As British Columbia approaches the fifth anniversary of the declaration of the overdose crisis as a public health emergency on April 14, the epidemic looks to have claimed the lives of two more young people in Burnaby this week.
Emergency crews were called to Ridley Drive in North Burnaby just after 3:30 a.m. on Tuesday morning for a medical emergency, according to assistant fire Chief Dave Younger.
On arrival, firefighters were told they’d be dealing with two people in cardiac arrest, he said.
Four firefighters in full PPE entered the house and performed CPR until paramedics arrived.
“After consulting with doctors, BCAS (BC Ambulance Service) pronounced both patients deceased,” Younger said.
Burnaby RCMP spokesperson Cpl. Mike Kalanj said police don’t believe the deaths of the individuals, who were 25 and 22, were suspicious.
“It looks like two accidental overdoses,” Kalanj said.
In the first two months of 2021, 329 people lost their lives to suspected overdoses – more than twice as many as lost their lives in the first two months in 2020 before the COVID-19 pandemic struck.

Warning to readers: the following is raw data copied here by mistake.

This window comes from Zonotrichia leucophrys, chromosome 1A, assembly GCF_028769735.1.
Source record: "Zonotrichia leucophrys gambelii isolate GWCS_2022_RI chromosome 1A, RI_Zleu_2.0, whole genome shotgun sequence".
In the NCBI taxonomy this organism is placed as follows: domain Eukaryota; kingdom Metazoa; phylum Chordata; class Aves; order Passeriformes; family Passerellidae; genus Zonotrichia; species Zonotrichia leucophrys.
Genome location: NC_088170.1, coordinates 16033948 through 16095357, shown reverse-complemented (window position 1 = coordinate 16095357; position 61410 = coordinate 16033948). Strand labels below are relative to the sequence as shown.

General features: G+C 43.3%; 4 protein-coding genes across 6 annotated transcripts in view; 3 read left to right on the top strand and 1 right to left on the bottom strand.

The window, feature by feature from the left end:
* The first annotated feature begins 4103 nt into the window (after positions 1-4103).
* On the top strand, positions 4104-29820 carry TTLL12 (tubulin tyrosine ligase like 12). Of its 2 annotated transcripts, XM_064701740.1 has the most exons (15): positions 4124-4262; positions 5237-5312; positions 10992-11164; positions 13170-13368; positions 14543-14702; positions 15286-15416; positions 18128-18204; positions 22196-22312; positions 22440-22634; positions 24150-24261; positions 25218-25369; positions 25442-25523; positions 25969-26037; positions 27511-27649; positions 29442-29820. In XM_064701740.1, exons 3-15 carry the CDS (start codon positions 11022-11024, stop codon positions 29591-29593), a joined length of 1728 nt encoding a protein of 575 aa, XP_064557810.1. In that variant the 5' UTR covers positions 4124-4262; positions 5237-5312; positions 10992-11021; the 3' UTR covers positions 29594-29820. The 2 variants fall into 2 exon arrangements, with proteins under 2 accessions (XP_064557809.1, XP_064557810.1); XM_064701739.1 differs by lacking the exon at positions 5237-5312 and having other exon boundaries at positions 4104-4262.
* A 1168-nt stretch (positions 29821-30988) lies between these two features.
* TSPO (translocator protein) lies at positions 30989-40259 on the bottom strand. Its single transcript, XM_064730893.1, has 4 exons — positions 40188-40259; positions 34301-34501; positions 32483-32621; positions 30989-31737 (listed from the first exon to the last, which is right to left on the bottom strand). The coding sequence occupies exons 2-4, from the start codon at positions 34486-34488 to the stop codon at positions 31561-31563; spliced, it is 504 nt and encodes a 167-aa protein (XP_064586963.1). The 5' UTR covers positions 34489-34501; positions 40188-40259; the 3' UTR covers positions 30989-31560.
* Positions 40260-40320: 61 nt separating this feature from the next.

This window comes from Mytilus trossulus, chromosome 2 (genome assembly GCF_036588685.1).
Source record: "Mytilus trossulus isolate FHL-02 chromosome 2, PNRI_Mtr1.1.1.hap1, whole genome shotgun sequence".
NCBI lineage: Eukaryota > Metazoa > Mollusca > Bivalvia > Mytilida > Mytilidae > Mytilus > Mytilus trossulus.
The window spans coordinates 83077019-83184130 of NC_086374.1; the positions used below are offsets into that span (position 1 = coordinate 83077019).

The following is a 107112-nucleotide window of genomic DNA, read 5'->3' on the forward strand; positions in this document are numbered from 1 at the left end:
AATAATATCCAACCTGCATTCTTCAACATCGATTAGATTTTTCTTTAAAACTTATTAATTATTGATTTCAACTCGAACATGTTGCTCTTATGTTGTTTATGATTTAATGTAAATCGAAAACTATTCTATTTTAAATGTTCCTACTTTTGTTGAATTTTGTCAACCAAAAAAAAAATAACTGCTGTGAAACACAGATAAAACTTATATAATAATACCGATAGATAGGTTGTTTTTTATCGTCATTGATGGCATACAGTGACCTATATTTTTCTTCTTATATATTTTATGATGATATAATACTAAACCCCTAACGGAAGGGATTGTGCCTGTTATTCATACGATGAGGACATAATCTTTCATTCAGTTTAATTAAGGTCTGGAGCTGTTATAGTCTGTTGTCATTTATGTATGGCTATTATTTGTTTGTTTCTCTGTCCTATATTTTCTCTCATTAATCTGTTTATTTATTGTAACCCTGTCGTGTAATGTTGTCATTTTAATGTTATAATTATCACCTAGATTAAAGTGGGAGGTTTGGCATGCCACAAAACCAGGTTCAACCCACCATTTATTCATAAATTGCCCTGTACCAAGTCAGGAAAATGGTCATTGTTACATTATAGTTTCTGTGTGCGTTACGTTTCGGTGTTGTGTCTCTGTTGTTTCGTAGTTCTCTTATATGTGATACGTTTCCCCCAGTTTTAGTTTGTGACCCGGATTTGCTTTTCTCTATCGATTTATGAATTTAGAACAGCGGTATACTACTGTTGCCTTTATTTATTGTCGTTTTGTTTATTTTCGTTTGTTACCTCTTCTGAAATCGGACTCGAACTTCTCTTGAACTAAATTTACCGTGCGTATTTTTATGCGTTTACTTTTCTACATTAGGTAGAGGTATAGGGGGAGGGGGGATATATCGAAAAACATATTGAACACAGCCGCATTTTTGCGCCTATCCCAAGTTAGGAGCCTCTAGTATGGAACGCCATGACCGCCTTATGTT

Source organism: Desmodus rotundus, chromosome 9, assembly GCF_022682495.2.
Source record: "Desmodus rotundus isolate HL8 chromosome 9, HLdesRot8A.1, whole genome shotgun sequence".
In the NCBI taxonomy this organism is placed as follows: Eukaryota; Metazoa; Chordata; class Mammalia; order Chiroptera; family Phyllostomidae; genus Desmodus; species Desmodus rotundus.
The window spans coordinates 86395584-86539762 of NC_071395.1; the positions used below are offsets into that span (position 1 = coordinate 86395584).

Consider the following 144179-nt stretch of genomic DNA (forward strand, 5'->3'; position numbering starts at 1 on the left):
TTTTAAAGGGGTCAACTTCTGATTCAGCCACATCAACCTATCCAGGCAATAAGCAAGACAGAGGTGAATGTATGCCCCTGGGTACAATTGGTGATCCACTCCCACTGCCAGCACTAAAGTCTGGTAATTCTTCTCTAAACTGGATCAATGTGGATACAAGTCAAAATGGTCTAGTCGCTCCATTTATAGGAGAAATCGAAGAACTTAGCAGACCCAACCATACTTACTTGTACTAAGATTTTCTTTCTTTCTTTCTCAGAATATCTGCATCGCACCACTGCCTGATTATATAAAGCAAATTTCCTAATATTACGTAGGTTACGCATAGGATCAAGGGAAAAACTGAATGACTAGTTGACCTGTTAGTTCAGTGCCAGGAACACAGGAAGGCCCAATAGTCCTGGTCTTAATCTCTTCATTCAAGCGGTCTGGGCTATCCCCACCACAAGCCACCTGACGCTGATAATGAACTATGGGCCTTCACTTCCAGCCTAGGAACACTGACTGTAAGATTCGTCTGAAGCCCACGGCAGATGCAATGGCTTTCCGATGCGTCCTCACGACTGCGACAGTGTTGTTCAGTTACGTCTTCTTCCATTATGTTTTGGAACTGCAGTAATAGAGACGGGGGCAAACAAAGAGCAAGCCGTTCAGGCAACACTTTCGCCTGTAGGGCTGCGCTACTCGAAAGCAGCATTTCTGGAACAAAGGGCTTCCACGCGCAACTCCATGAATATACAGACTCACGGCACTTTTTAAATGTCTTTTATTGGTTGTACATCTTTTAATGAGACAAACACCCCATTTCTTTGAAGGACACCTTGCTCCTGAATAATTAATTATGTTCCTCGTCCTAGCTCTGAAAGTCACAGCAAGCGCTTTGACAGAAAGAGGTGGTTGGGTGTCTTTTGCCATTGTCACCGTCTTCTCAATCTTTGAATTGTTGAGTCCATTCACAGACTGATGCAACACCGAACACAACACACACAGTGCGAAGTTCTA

The pandemic’s effect on the illicit drug supply chain has made drugs much more toxic and lethal than a year ago, according to the health ministry.
In January, an average of 5.3 lives were lost each day due to the toxic drug supply in B.C.
February – the most recent month for which data has been released – marked the 11th consecutive month in which more than 100 deaths were attributed to suspected illicit drug toxicity.
“Stigma and criminalization are driving people to use alone, and the pandemic is pushing people further into isolation,” Minister of Mental Health and Addictions Sheila Malcolmson said in a March 24 press release. “The illicit drug supply chain is dramatically more toxic and, tragically, more lethal. The effects of two public health emergencies have taken an immense toll.”